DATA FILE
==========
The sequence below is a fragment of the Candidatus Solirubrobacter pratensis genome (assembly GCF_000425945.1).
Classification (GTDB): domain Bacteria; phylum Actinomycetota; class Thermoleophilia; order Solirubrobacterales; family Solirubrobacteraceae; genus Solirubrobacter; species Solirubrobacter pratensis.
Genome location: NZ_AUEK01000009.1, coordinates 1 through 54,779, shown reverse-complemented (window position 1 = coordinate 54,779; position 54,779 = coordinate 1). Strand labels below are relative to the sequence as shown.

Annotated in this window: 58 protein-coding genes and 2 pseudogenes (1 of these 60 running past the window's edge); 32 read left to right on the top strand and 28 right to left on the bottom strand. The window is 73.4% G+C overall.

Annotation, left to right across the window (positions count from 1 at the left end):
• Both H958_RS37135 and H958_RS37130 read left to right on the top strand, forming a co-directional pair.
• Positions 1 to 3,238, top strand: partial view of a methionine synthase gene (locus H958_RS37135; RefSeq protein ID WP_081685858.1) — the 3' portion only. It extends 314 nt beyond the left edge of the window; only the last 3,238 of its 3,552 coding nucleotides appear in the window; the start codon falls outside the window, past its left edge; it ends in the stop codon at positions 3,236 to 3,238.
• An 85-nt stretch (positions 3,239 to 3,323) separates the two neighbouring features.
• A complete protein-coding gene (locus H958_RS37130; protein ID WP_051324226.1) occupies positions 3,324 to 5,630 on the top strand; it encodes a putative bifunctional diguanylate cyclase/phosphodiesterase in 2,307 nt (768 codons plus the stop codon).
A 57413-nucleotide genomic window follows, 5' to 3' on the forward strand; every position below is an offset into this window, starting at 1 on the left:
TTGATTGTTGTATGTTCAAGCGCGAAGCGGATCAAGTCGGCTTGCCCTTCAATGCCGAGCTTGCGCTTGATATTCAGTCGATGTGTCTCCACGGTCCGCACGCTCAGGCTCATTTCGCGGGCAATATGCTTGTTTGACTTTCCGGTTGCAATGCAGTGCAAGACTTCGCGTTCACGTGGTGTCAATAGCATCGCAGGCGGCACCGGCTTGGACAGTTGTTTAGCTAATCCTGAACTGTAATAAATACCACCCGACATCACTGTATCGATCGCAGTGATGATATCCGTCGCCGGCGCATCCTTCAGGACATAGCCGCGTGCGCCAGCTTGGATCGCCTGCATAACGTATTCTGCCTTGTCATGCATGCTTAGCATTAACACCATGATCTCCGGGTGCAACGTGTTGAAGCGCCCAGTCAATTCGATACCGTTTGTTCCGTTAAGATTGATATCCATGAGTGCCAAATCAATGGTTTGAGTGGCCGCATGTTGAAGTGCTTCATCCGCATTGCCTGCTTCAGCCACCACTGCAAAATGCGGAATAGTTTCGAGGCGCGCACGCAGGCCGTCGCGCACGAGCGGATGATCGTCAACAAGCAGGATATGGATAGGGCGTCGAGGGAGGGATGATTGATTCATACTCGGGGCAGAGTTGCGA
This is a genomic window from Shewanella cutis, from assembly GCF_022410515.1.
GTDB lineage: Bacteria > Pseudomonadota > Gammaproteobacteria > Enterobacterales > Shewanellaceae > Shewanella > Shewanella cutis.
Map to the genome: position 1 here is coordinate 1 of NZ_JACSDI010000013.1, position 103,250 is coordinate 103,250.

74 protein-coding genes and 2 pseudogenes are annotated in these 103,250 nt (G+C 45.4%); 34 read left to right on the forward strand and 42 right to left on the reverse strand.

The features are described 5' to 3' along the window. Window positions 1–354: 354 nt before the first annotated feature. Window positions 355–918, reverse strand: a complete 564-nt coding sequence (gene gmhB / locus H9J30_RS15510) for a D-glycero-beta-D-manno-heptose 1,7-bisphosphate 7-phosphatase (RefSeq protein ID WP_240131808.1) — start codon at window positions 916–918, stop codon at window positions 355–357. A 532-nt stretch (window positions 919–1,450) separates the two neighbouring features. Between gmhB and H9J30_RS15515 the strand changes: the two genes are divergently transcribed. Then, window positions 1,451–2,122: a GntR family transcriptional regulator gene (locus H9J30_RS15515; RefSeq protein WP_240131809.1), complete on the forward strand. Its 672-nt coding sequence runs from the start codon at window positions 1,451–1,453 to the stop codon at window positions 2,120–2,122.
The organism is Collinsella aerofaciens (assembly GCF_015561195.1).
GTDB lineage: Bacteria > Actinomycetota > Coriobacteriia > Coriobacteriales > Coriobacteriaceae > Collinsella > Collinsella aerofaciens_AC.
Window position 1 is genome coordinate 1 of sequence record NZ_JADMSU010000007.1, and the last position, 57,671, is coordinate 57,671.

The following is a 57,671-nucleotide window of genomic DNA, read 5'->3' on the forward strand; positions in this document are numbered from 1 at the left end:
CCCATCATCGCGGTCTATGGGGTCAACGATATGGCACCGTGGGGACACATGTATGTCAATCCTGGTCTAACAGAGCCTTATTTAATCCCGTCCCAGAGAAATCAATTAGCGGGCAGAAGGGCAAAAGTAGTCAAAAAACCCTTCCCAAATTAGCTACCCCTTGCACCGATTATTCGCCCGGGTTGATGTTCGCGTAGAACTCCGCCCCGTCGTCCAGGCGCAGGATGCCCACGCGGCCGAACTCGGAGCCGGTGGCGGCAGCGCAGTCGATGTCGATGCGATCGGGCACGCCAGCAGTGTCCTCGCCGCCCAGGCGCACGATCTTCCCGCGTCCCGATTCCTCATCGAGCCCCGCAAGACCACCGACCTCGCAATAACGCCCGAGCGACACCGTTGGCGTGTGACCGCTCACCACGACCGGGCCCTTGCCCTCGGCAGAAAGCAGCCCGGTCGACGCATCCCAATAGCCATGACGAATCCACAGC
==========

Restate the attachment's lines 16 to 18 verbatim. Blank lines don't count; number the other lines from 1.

The features are described 5' to 3' along the window. Window positions 1–354: 354 nt before the first annotated feature. Window positions 355–918, reverse strand: a complete 564-nt coding sequence (gene gmhB / locus H9J30_RS15510) for a D-glycero-beta-D-manno-heptose 1,7-bisphosphate 7-phosphatase (RefSeq protein ID WP_240131808.1) — start codon at window positions 916–918, stop codon at window positions 355–357. A 532-nt stretch (window positions 919–1,450) separates the two neighbouring features. Between gmhB and H9J30_RS15515 the strand changes: the two genes are divergently transcribed. Then, window positions 1,451–2,122: a GntR family transcriptional regulator gene (locus H9J30_RS15515; RefSeq protein WP_240131809.1), complete on the forward strand. Its 672-nt coding sequence runs from the start codon at window positions 1,451–1,453 to the stop codon at window positions 2,120–2,122.
The organism is Collinsella aerofaciens (assembly GCF_015561195.1).
GTDB lineage: Bacteria > Actinomycetota > Coriobacteriia > Coriobacteriales > Coriobacteriaceae > Collinsella > Collinsella aerofaciens_AC.